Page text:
Scandia wants to be a day trip destination
As many residents of Scandia see it, the blessing and the curse of their community of 4,000 is simple: Its a beautiful place to drive through.
Two highways cross the nearly 40 square miles of rural landscape in northeastern Washington County that make up Scandia, which was a township only 11 years ago.
But few vehicles pull off the road and into the heart of what in 1850 became the first Swedish settlement in Minnesota. And city leaders want to know why.
We want the hard facts laid out, said Neil Soltis, Scandias city administrator.
They may get them over the next year and a half, as the city completes a tourism assessment program through the University of Minnesota Extension office and its Tourism Center.
The 12- to 18-month program, which costs a city $7,000 to enlist, begins with an inventory of the areas tourist attractions, seeks feedback from locals and experts on tourism opportunities, and identifies action steps for the community to take.
The irony for Scandia is that its already considered a destination for Swedes.
Of the 5,000 or so visitors to the citys Swedish immigrant heritage museum and surrounding park each year, about one third have traveled there all the way from Sweden.
Thats due in large part to The Emigrants, the 1950s book series by Swedish journalist Vilhelm Moberg that chronicles a Swedish familys journey to Chisago County.
Swedes read those books and they figure its their own familys story, so they want to see Minnesota, said Lynne Blomstrand Moratzka, the director of the Gammelgarden Museum in Scandia.
Swedish tourists often fly into Minneapolis, visit the American Swedish Institute and then rent a car or take a bus tour to visit cultural sites and pioneer-era landmarks in Scandia, Lindstrom, Mora and Chisago City that are mentioned in Mobergs books.
And yet, people from Scandia and nearby areas have been driving right past [the Gammelgarden] for 40 years and have never stopped, Moratzka said.
For those who do go to Scandia for its history, she said, theres not often a whole lot else to see or do not many places, besides a cafe and a general store, to spend money.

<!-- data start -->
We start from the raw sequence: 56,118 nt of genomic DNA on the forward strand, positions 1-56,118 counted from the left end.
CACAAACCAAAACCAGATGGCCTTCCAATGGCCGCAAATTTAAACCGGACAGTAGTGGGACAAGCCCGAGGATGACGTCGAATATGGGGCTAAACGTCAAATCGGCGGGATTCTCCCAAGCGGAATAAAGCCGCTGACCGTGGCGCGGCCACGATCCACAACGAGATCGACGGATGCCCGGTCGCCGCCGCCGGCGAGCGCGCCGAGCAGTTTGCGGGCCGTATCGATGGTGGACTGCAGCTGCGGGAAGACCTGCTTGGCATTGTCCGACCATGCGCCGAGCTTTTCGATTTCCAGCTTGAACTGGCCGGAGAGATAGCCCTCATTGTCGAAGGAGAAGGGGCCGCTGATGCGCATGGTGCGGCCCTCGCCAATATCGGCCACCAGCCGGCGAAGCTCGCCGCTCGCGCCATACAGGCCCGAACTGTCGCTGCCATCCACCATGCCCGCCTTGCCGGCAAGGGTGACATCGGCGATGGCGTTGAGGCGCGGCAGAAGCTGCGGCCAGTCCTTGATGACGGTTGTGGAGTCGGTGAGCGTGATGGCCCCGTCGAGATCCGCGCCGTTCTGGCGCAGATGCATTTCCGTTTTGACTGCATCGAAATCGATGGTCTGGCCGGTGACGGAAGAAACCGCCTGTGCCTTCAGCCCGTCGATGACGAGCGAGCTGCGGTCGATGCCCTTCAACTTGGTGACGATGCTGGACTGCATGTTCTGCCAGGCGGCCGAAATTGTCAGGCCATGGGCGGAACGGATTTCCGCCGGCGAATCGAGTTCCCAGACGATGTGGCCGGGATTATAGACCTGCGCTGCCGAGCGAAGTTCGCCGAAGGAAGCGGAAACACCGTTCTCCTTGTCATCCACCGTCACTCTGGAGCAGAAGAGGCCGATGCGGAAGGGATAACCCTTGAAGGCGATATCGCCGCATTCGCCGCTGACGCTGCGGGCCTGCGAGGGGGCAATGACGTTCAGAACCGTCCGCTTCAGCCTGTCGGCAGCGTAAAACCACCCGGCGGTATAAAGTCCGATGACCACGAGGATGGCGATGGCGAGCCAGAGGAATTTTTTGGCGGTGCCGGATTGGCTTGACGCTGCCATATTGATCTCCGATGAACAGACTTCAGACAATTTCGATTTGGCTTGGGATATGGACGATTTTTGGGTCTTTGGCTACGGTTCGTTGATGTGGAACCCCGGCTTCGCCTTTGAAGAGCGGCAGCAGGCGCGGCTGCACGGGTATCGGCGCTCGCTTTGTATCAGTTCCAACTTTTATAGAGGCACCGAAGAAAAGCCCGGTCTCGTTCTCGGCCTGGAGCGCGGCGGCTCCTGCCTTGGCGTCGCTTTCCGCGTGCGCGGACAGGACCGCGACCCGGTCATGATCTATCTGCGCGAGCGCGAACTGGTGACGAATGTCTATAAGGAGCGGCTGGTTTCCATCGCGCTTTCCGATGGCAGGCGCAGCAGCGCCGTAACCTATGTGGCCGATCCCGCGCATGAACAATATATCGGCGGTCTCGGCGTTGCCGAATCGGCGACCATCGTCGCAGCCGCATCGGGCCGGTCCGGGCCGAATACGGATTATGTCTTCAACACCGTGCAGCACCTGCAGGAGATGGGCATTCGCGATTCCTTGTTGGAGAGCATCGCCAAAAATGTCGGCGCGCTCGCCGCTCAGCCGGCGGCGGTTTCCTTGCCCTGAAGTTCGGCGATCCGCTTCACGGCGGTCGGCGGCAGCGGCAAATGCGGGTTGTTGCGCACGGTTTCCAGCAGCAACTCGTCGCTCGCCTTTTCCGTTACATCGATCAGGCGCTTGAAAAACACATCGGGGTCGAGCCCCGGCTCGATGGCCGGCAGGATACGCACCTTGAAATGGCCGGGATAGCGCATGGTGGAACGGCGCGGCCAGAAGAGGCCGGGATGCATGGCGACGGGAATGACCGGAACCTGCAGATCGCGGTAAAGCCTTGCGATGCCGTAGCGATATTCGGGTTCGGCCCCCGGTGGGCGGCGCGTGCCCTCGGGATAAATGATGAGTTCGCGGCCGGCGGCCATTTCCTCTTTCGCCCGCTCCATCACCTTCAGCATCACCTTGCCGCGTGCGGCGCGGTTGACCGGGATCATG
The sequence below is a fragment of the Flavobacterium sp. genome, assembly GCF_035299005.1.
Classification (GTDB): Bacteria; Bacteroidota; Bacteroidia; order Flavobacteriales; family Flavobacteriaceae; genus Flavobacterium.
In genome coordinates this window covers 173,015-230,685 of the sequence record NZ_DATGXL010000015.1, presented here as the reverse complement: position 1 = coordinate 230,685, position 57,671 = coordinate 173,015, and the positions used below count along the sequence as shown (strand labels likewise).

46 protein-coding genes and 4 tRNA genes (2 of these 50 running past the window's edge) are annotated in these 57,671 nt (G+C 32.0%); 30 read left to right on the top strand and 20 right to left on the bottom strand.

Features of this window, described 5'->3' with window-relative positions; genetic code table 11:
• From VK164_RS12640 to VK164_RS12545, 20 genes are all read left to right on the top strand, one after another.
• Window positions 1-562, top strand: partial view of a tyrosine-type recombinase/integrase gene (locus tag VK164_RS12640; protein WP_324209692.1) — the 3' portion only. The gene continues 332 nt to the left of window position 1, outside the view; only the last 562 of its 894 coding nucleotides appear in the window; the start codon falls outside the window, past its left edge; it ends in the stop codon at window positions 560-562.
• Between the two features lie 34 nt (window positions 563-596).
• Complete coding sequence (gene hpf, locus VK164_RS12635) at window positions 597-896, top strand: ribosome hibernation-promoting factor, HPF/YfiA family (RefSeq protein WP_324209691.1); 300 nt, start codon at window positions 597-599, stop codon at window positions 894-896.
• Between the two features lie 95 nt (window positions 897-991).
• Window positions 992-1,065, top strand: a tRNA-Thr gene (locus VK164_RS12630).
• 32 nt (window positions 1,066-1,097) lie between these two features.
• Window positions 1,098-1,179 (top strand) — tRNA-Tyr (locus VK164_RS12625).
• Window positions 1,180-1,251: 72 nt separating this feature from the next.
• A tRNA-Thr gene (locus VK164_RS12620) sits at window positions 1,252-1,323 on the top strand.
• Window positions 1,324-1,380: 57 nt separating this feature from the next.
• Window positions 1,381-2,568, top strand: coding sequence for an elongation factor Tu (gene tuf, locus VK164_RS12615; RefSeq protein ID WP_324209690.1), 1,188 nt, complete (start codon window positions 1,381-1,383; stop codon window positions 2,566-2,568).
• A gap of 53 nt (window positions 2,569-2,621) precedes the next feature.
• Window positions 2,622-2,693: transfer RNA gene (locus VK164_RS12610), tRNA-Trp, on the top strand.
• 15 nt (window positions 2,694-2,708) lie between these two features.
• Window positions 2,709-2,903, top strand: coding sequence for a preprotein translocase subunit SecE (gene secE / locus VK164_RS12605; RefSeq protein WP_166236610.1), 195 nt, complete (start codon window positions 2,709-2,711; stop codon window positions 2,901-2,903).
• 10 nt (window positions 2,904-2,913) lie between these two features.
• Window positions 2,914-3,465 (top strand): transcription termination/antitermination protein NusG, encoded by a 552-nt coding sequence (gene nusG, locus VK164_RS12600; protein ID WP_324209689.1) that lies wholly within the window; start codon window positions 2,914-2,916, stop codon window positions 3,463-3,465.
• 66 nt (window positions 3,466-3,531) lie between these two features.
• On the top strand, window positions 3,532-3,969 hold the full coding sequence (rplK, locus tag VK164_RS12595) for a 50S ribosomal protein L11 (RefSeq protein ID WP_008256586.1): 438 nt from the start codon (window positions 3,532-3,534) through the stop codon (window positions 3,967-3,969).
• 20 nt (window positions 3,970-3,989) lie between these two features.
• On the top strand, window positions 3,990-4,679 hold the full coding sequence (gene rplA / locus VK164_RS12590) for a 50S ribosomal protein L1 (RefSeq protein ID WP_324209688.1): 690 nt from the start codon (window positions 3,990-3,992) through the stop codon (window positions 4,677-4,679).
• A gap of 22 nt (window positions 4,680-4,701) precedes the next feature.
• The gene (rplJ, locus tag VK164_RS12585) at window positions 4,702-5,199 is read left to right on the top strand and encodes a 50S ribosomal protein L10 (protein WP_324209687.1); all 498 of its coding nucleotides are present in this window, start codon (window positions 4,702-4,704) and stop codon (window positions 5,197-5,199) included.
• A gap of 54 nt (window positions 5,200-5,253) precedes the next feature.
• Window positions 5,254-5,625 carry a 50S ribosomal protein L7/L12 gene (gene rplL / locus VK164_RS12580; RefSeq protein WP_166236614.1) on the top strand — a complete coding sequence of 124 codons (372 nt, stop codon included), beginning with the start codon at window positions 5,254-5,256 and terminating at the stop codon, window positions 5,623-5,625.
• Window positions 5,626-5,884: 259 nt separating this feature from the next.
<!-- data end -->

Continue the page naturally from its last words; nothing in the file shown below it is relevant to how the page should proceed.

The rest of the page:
It really behooves us to find out how we can market ourselves, Moratzka said.
Finding its identity
Since 1987, the Us Tourism Center has teamed up with communities around the state to identify ways for them to draw visitors. The center conducts one to three such assessments every year.
Often locals dont even realize the tourism potential right under their nose, said Liz Templin with the Us Extension office. To develop a sense of place that will resonate with tourists, a community has to be aware and proud of what makes it unique, she said.
Scandia has struggled to find that unified sense of identity, due in part to confusion about where the community begins and ends. Parts of it are served by the Marine on St. Croix post office, meaning that a tourist could check her GPS and find a Marine address even she were within Scandias city limits.
As Scandia completes the first phase of the assessment identifying its assets it must consider the draw and potential of capitalizing on its Swedish roots while at the same time not limiting itself to one niche, Soltis said.
John Olinger, city administrator of Lindstrom, billed as Americas Little Sweden, remembers having similar conversations when his city launched its tourism assessment in 2008.
We didnt want to be a Swedish theme park, but we wanted to recognize the value Swedish people gave to Lindstrom, Olinger said.
The assessments findings and the Tourism Centers report helped spark conversation about how to make Lindstrom more welcoming, both for Swedish visitors and Minnesotans looking for a daytrip destination.
In the years since its work with the Tourism Center, Lindstrom has added three statues of the citys Swedish founders including Erik Norelius, whose personal journals helped form the basis of Mobergs series.
The city also has started selling souvenirs at the chamber of commerce and the historical society, which was recently moved downtown to attract more visitors.
A plan for the future
Last year, the Chisago Lakes area made up of Lindstrom, Center City, Shafer and Taylors Falls was selected as one of eight top communities by the Americas Best Communities Program. Olinger attributes that recognition to the cross-community collaboration that resulted from the Tourism Centers recommendations.
They really did a good job for us, Olinger said. The assessment proved very valuable. Business is up and the community is more cohesive.
At first, Lindstrom residents were wary of inviting tourists. Every small town that has stayed isolated for its whole life is afraid that visitors will come and change it, Olinger said.
Thats not uncommon, said Tammy Koerte with the Extension office. Through a local leadership team and townhall-like meetings, the program helps ensure tourism is discussed in a way that fits the communitys goals. A rural identity doesnt have to be sacrificed in the name of tourism; in fact, it could be part of the areas appeal, Koerte said.
Though still in the early stages of assessment, Soltis has already heard some Scandia residents brainstorming. An agro-tour could take visitors to a goat farm, a local berry patch and an apiary. A geology cycling tour could direct bicyclists to unique sites. Maybe Gammelgarden could host a storytelling event in one of its restored log buildings.
Its got us thinking, Soltis said, adding that he hopes the work will launch economic development so future conversations can focus on attracting new businesses.
This is about our potential, he said. This is helping us develop a long-term plan for the future of Scandia.
Mara Klecker 612-673-4440